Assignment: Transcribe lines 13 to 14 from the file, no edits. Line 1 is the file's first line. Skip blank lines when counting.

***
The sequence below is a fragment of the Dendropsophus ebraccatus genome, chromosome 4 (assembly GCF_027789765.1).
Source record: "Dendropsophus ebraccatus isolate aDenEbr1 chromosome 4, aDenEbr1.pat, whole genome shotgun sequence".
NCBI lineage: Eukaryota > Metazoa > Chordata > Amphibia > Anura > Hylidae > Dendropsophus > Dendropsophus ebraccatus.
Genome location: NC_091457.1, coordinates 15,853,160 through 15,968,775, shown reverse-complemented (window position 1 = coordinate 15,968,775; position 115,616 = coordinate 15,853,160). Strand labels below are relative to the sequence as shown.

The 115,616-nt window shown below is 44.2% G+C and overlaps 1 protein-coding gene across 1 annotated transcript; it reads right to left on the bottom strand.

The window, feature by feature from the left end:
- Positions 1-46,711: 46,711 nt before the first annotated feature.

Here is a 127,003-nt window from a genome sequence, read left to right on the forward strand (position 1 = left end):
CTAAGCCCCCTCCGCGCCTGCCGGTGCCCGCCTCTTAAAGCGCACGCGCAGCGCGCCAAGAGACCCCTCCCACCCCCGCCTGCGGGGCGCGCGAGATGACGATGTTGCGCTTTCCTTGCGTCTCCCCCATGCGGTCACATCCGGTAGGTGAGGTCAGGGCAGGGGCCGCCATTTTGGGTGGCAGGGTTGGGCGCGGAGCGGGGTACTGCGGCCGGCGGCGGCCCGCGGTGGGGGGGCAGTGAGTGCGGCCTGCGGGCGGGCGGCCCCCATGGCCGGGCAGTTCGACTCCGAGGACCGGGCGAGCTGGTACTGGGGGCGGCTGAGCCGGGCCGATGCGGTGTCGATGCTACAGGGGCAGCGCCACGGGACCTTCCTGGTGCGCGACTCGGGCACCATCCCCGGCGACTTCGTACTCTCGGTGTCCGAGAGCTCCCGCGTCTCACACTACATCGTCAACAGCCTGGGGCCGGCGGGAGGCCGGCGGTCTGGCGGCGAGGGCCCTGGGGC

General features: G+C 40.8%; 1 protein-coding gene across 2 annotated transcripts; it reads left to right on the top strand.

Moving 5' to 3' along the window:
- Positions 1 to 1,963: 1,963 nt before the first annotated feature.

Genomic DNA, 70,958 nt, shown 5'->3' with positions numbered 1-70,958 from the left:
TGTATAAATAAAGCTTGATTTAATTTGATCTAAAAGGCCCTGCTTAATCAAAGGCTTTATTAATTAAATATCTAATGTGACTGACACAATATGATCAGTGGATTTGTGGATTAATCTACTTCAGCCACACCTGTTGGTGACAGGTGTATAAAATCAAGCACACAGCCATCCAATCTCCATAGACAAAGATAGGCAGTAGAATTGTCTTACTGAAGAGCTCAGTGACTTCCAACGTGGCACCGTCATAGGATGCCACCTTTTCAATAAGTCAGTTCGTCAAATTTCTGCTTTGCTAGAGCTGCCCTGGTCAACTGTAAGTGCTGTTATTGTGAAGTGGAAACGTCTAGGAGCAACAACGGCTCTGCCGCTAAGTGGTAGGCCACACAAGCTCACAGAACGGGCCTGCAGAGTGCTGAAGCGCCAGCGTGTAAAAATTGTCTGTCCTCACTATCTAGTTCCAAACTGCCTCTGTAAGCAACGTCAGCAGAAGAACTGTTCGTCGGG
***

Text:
Genomic DNA, 70,958 nt, shown 5'->3' with positions numbered 1-70,958 from the left:
TGTATAAATAAAGCTTGATTTAATTTGATCTAAAAGGCCCTGCTTAATCAAAGGCTTTATTAATTAAATATCTAATGTGACTGACACAATATGATCAGTGGATTTGTGGATTAATCTACTTCAGCCACACCTGTTGGTGACAGGTGTATAAAATCAAGCACACAGCCATCCAATCTCCATAGACAAAGATAGGCAGTAGAATTGTCTTACTGAAGAGCTCAGTGACTTCCAACGTGGCACCGTCATAGGATGCCACCTTTTCAATAAGTCAGTTCGTCAAATTTCTGCTTTGCTAGAGCTGCCCTGGTCAACTGTAAGTGCTGTTATTGTGAAGTGGAAACGTCTAGGAGCAACAACGGCTCTGCCGCTAAGTGGTAGGCCACACAAGCTCACAGAACGGGCCTGCAGAGTGCTGAAGCGCCAGCGTGTAAAAATTGTCTGTCCTCACTATCTAGTTCCAAACTGCCTCTGTAAGCAACGTCAGCAGAAGAACTGTTCGTCGGG